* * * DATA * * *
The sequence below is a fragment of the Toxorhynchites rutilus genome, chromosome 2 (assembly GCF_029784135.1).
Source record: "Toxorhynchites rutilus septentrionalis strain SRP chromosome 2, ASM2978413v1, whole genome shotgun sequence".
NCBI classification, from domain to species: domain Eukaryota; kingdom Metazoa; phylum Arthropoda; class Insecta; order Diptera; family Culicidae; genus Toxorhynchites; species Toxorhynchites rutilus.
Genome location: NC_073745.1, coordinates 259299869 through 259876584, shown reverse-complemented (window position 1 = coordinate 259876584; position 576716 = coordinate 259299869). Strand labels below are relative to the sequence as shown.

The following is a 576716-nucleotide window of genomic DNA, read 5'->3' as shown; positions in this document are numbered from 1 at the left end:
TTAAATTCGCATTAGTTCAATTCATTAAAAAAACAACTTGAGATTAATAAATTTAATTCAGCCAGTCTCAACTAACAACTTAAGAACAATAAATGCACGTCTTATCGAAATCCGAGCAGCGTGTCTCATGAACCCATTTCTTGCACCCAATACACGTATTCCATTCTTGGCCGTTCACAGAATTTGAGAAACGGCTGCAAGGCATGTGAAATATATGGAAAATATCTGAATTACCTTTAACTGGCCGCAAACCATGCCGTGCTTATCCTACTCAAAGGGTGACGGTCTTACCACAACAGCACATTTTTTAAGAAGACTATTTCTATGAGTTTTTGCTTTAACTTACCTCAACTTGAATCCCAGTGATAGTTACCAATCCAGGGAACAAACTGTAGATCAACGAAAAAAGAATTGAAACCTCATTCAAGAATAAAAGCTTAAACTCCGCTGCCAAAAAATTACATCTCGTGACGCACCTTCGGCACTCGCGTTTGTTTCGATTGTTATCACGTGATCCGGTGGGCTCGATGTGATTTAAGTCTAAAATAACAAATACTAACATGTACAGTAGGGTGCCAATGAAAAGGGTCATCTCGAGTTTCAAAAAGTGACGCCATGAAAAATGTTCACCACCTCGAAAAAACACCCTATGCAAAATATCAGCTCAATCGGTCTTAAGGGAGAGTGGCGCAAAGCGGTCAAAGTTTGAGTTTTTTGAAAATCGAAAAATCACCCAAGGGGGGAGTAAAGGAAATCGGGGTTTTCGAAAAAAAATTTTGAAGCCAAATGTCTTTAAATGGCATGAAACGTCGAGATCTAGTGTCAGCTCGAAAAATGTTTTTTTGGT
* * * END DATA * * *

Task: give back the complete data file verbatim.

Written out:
The sequence below is a fragment of the Toxorhynchites rutilus genome, chromosome 2 (assembly GCF_029784135.1).
Source record: "Toxorhynchites rutilus septentrionalis strain SRP chromosome 2, ASM2978413v1, whole genome shotgun sequence".
NCBI classification, from domain to species: domain Eukaryota; kingdom Metazoa; phylum Arthropoda; class Insecta; order Diptera; family Culicidae; genus Toxorhynchites; species Toxorhynchites rutilus.
Genome location: NC_073745.1, coordinates 259299869 through 259876584, shown reverse-complemented (window position 1 = coordinate 259876584; position 576716 = coordinate 259299869). Strand labels below are relative to the sequence as shown.

The following is a 576716-nucleotide window of genomic DNA, read 5'->3' as shown; positions in this document are numbered from 1 at the left end:
TTAAATTCGCATTAGTTCAATTCATTAAAAAAACAACTTGAGATTAATAAATTTAATTCAGCCAGTCTCAACTAACAACTTAAGAACAATAAATGCACGTCTTATCGAAATCCGAGCAGCGTGTCTCATGAACCCATTTCTTGCACCCAATACACGTATTCCATTCTTGGCCGTTCACAGAATTTGAGAAACGGCTGCAAGGCATGTGAAATATATGGAAAATATCTGAATTACCTTTAACTGGCCGCAAACCATGCCGTGCTTATCCTACTCAAAGGGTGACGGTCTTACCACAACAGCACATTTTTTAAGAAGACTATTTCTATGAGTTTTTGCTTTAACTTACCTCAACTTGAATCCCAGTGATAGTTACCAATCCAGGGAACAAACTGTAGATCAACGAAAAAAGAATTGAAACCTCATTCAAGAATAAAAGCTTAAACTCCGCTGCCAAAAAATTACATCTCGTGACGCACCTTCGGCACTCGCGTTTGTTTCGATTGTTATCACGTGATCCGGTGGGCTCGATGTGATTTAAGTCTAAAATAACAAATACTAACATGTACAGTAGGGTGCCAATGAAAAGGGTCATCTCGAGTTTCAAAAAGTGACGCCATGAAAAATGTTCACCACCTCGAAAAAACACCCTATGCAAAATATCAGCTCAATCGGTCTTAAGGGAGAGTGGCGCAAAGCGGTCAAAGTTTGAGTTTTTTGAAAATCGAAAAATCACCCAAGGGGGGAGTAAAGGAAATCGGGGTTTTCGAAAAAAAATTTTGAAGCCAAATGTCTTTAAATGGCATGAAACGTCGAGATCTAGTGTCAGCTCGAAAAATGTTTTTTTGGT